Changes between Initial Version and Version 1 of AudioVolume


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Timestamp:
Aug 4, 2017, 2:03:47 PM (7 weeks ago)
Author:
slhck
Comment:

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  • AudioVolume

    v1 v1  
     1= Audio Volume Manipulation = 
     2 
     3== Changing volume == 
     4 
     5To change the audio volume, you may use FFmpeg's [http://ffmpeg.org/ffmpeg.html#volume volume] audio filter. 
     6 
     7If we want our volume to be half of the input volume: 
     8{{{ 
     9ffmpeg -i input.wav -filter:a "volume=0.5" output.wav 
     10}}} 
     11 
     12150% of current volume: 
     13{{{ 
     14ffmpeg -i input.wav -filter:a "volume=1.5" output.wav 
     15}}} 
     16 
     17You can also use decibel measures: 
     18{{{ 
     19ffmpeg -i input.wav -filter:a "volume=10dB" output.wav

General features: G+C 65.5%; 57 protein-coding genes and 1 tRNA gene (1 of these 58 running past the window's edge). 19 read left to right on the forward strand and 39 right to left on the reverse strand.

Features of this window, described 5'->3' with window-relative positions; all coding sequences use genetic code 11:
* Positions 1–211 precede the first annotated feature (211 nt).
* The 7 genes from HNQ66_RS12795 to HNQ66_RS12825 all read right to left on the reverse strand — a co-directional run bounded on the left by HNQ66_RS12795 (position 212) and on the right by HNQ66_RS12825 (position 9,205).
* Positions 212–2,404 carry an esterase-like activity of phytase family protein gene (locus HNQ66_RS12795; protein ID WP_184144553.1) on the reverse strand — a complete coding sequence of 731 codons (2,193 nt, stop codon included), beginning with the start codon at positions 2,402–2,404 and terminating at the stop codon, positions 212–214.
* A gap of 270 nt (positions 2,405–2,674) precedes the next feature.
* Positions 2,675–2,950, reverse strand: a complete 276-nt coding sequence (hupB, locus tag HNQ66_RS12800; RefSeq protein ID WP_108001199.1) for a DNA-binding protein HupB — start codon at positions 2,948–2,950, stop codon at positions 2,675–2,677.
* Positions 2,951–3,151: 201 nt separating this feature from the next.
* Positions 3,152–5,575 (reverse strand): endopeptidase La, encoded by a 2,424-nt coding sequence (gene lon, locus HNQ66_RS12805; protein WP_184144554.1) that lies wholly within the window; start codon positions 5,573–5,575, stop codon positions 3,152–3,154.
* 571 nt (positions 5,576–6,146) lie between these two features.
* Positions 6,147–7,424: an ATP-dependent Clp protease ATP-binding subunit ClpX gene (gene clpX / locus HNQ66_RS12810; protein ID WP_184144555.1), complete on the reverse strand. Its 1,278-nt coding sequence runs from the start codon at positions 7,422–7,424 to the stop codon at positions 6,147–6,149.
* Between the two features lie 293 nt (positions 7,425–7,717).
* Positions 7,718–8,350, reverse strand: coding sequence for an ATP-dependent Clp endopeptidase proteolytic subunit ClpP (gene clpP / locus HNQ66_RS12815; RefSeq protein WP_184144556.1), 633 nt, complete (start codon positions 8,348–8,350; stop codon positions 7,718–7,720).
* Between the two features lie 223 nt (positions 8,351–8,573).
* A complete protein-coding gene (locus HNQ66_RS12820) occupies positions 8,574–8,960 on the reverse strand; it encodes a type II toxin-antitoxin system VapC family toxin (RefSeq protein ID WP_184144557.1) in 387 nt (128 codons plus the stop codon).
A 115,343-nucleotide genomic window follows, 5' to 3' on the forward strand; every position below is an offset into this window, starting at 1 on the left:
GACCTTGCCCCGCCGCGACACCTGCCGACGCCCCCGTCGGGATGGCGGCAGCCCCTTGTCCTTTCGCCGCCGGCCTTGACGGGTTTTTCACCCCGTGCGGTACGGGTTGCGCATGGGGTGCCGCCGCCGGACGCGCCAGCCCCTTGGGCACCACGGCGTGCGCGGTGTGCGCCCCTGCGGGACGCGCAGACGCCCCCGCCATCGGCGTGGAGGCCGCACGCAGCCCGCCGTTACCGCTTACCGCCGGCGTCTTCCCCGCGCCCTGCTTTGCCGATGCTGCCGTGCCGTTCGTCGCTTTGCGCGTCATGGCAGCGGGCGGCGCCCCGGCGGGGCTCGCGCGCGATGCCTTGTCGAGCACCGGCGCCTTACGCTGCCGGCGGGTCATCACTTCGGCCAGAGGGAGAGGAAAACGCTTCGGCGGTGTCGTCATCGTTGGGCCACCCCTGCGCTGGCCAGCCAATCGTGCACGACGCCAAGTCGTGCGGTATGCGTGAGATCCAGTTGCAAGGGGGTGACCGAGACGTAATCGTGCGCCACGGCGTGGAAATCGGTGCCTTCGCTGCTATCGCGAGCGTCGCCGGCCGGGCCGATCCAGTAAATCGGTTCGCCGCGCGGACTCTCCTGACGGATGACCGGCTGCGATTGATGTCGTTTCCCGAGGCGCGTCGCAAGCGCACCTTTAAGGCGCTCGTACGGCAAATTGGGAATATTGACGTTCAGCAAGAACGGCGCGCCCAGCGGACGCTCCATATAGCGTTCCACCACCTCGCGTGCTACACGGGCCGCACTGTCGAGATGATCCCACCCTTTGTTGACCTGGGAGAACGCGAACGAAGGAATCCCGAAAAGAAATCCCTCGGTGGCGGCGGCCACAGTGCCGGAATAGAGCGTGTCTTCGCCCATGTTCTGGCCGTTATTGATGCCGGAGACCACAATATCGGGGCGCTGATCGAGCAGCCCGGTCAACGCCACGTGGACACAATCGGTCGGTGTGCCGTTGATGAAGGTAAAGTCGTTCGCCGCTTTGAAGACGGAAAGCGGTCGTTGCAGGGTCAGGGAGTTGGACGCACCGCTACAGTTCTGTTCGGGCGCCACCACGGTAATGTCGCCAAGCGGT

20}}} 
     21 
     22== Peak and RMS Normalization == 
     23 
     24To normalize the volume to a given peak or RMS level, the file first has to be analyzed using the `volumedetect` filter: 
     25 
     26{{{ 
     27ffmpeg -i input.wav -filter:a volumedetect -f null /dev/null 
     28}}} 
     29 
     30Read the output values from the command line log: 
     31 
     32{{{ 
     33[Parsed_volumedetect_0 @ 0x7f8ba1c121a0] mean_volume: -16.0 dB 
     34[Parsed_volumedetect_0 @ 0x7f8ba1c121a0] max_volume: -5.0 dB 
     35... 
     36}}} 
     37 
     38... then calculate the required offset, and use the `volume` filter as shown above. 
     39 
     40To automate this process and run it on multiple files (including video), you can also use the [https://github.com/slhck/ffmpeg-normalize ffmpeg-normalize Python script] via `pip install ffmpeg-normalize`. For the supported options, see `ffmpeg-normalize -h`. 
     41 
     42== Loudness Normalization == 
     43 
     44If you want to normalize the (perceived) loudness of the file, use the [http://ffmpeg.org/ffmpeg-filters.html#loudnorm loudnorm] filter, which implements the EBU R128 algorithm: 
     45 
     46{{{ 
     47ffmpeg -i input.wav -filter:a loudnorm output.wav 
     48}}} 
     49 
     50This is recommended for most applications, as it will lead to a more uniform loudness level compared to simple peak-based normalization.